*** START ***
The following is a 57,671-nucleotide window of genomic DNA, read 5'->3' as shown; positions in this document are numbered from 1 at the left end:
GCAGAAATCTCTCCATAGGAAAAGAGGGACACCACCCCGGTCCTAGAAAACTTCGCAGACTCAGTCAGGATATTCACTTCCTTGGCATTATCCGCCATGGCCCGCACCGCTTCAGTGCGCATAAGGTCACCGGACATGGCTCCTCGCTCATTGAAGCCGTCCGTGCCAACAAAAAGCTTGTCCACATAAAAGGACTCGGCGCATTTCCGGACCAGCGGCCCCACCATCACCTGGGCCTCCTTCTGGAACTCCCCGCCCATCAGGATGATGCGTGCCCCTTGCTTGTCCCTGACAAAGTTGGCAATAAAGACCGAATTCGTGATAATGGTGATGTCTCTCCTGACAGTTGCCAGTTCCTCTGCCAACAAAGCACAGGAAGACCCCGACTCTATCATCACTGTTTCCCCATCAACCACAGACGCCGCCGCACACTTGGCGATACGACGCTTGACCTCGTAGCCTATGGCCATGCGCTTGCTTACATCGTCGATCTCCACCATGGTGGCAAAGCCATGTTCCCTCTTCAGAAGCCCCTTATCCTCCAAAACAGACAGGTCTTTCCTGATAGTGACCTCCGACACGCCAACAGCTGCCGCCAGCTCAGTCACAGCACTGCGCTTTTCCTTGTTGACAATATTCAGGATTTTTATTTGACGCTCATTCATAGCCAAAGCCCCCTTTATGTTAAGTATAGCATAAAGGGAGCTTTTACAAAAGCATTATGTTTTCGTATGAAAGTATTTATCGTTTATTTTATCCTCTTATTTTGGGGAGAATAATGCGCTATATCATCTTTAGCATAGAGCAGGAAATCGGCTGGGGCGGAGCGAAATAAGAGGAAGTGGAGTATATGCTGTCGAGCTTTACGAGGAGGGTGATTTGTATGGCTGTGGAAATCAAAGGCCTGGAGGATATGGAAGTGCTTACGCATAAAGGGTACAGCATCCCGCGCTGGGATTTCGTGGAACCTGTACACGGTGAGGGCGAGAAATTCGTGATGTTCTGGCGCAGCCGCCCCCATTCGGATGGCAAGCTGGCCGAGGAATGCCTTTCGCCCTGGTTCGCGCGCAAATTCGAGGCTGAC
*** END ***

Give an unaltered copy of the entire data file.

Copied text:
The following is a 57,671-nucleotide window of genomic DNA, read 5'->3' as shown; positions in this document are numbered from 1 at the left end:
GCAGAAATCTCTCCATAGGAAAAGAGGGACACCACCCCGGTCCTAGAAAACTTCGCAGACTCAGTCAGGATATTCACTTCCTTGGCATTATCCGCCATGGCCCGCACCGCTTCAGTGCGCATAAGGTCACCGGACATGGCTCCTCGCTCATTGAAGCCGTCCGTGCCAACAAAAAGCTTGTCCACATAAAAGGACTCGGCGCATTTCCGGACCAGCGGCCCCACCATCACCTGGGCCTCCTTCTGGAACTCCCCGCCCATCAGGATGATGCGTGCCCCTTGCTTGTCCCTGACAAAGTTGGCAATAAAGACCGAATTCGTGATAATGGTGATGTCTCTCCTGACAGTTGCCAGTTCCTCTGCCAACAAAGCACAGGAAGACCCCGACTCTATCATCACTGTTTCCCCATCAACCACAGACGCCGCCGCACACTTGGCGATACGACGCTTGACCTCGTAGCCTATGGCCATGCGCTTGCTTACATCGTCGATCTCCACCATGGTGGCAAAGCCATGTTCCCTCTTCAGAAGCCCCTTATCCTCCAAAACAGACAGGTCTTTCCTGATAGTGACCTCCGACACGCCAACAGCTGCCGCCAGCTCAGTCACAGCACTGCGCTTTTCCTTGTTGACAATATTCAGGATTTTTATTTGACGCTCATTCATAGCCAAAGCCCCCTTTATGTTAAGTATAGCATAAAGGGAGCTTTTACAAAAGCATTATGTTTTCGTATGAAAGTATTTATCGTTTATTTTATCCTCTTATTTTGGGGAGAATAATGCGCTATATCATCTTTAGCATAGAGCAGGAAATCGGCTGGGGCGGAGCGAAATAAGAGGAAGTGGAGTATATGCTGTCGAGCTTTACGAGGAGGGTGATTTGTATGGCTGTGGAAATCAAAGGCCTGGAGGATATGGAAGTGCTTACGCATAAAGGGTACAGCATCCCGCGCTGGGATTTCGTGGAACCTGTACACGGTGAGGGCGAGAAATTCGTGATGTTCTGGCGCAGCCGCCCCCATTCGGATGGCAAGCTGGCCGAGGAATGCCTTTCGCCCTGGTTCGCGCGCAAATTCGAGGCTGAC